Archive for Thursday, December 21, 2006

Dirt flies regarding city roads

December 21, 2006

Unpaved streets in Baldwin City raised some dirt at Monday's Baldwin City Council meeting.

There was an agenda item regarding unpaved roads in the city limits, but the subject was raised much earlier when rural Baldwin resident Ron Skaggs asked the council about Eisenhower Street which borders his property on the northeast edge of the city.

"Back when the property to the west and north of me sold, I contacted the city about my concerns about the increased traffic, the speed of the cars on the road and the tremendous amount of dust," said Skaggs, who built his home decades ago in what at the time was countryside well outside of the city limits. Since then, the Silver Ridge subdivision has been built to the west of him, as well as the Baker University soccer field.

"The simpilest thing to address was the speed," said Skaggs. "Amy (council President Amy Cleavinger) explained to me about the problem with the road being in the county and the city. I'd just like to know what the city plans to do about this. Put it on the agenda sometime later and I'll be back."

But, the discussion didn't stop there. Council Member Tony Brown mentioned what he thought was going to be done when the soccer field was built.

"I may be totally out of bounds on this, but it seems to me when the soccer field was put in that Baker was going to pave the road," said Brown. "That's when the traffic increased out there, even before the houses were built."

The biggest problem with the road is the southbound lane is city right-of-way, while the northbound lane is Douglas County right-of-way. Currently, the Palmyra Township maintains the gravel road. It isn't the only road in Baldwin where the city and county share ownership.

"There are a couple of places in town where we've got that problem," said City Administrator Jeff Dingman.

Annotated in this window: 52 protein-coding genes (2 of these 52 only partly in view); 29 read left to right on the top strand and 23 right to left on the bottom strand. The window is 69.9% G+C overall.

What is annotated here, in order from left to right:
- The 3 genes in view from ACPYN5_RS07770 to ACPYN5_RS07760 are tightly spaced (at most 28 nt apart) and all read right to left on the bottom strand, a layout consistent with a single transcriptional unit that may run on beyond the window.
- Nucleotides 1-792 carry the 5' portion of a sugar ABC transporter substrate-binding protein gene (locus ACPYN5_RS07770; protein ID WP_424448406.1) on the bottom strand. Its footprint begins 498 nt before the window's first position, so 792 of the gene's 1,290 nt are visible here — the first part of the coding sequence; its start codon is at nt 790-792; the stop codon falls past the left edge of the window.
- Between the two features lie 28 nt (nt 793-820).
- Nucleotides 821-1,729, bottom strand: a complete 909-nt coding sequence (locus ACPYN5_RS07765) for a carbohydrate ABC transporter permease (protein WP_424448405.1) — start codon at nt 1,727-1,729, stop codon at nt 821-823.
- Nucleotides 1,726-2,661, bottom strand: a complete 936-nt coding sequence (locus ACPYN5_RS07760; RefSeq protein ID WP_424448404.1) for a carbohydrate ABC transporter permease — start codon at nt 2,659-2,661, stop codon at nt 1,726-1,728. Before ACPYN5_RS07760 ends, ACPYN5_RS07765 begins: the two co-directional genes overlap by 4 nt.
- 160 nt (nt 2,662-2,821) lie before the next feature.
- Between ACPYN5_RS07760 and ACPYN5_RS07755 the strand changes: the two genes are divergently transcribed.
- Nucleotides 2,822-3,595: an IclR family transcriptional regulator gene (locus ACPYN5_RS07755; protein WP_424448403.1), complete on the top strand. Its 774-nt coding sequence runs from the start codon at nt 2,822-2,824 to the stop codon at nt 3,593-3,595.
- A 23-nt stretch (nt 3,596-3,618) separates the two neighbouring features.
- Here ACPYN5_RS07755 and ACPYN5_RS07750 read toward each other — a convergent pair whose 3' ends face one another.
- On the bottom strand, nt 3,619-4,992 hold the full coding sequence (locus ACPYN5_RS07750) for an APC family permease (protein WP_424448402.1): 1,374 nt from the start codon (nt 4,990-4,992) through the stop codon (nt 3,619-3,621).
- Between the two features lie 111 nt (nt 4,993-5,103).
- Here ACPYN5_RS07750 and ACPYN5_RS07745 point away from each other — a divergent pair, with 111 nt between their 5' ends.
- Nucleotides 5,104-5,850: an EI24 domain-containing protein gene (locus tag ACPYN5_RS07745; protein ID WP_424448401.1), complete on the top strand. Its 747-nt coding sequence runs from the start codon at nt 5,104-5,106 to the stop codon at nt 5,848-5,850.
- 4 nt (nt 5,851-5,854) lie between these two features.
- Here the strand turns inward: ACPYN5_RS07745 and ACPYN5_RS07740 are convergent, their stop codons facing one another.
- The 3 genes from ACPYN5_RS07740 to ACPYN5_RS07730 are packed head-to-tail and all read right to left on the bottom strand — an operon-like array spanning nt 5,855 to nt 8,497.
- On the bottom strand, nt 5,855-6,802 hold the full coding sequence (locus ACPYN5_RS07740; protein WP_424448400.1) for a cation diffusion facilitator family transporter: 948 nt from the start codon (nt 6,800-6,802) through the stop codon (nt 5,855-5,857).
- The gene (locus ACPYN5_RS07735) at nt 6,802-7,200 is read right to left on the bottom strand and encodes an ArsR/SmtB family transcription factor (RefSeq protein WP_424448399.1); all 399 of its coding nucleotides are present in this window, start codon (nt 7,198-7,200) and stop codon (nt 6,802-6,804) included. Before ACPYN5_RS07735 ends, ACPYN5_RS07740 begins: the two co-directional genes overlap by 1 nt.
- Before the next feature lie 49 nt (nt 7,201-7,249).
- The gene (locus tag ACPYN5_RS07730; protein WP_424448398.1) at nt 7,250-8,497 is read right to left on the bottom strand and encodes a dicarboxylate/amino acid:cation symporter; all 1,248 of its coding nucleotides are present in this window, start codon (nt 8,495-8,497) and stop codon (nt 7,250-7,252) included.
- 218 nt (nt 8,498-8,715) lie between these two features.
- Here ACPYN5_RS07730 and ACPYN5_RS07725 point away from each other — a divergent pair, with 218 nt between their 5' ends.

Those are Eagle Lake Drive, which goes east to north First Street; north First Street to State Lake Road and then north to the city limits; north 400 Road on north Sixth Street to the city limits; and First Street from Ames Street to U.S. Highway 56.

The splits cause problems with maintenance and enforcement of traffic laws. Police Chief Mike McKenna said it causes problems for his officers in both enforcing speed limits and when accidents occur. Public Works Director Bill Winegar said bringing the roads completely within the city means one thing.

"If we annex the whole road, we take responsibility," said Winegar.

As for the north Eisenhower Road situation, safety concerns were also raised regarding children walking from Silver Ridge to school. Mayor Gary Walbridge thanked those in attendance for expressing concerns and said the matter would be looked into.

"The information you've given us gives us more work to do," said Walbridge.

Later in the meeting, the roads completely within the city limits that are unpaved were addressed. At the last meeting, Cleavinger brought up complaints she'd received about three or four streets that were unpaved.

Winegar compiled a list of the streets and what it would cost to pave them. He also said that city policy has always been to charge homeowners for the cost of asphalt for streets in front of their houses.

"If you wanted your road paved, you paid for it and we did it," he said. "It's been something the city has never forced."

Winegar's list was more than four, with a total of 11 such streets: Kibbee Street from Eisenhower to Wesley; Baker Street, from Second Street to the ditch and 11th Street; Chapel Street from 11th; Elm Street, from 12th Street; Newton Street, from Eighth to Ninth; South Street, from Lawrence Street and from Miami Street; Summit Street, from College Street to South Street; Miami Street, from College to Ottawa Street; and 14th Street, from High Street. Most of the unpaved streets are a block long, ranging from 200 feet to 550 feet.

"I didn't realize there were so many," said Cleavinger.

Winegar said asphalt costs to do all the streets would be roughly $83,000. That does not include all of the other work the city would have to do to the streets before paving. He said it would take three or four years to pave them all.

"I would like to see if we could develop a three or four year plan for these streets," said Brown, adding that he'd also like to see ballpark figures for what it would cost to pave Eisenhower Street, which had been brought up by Skaggs.

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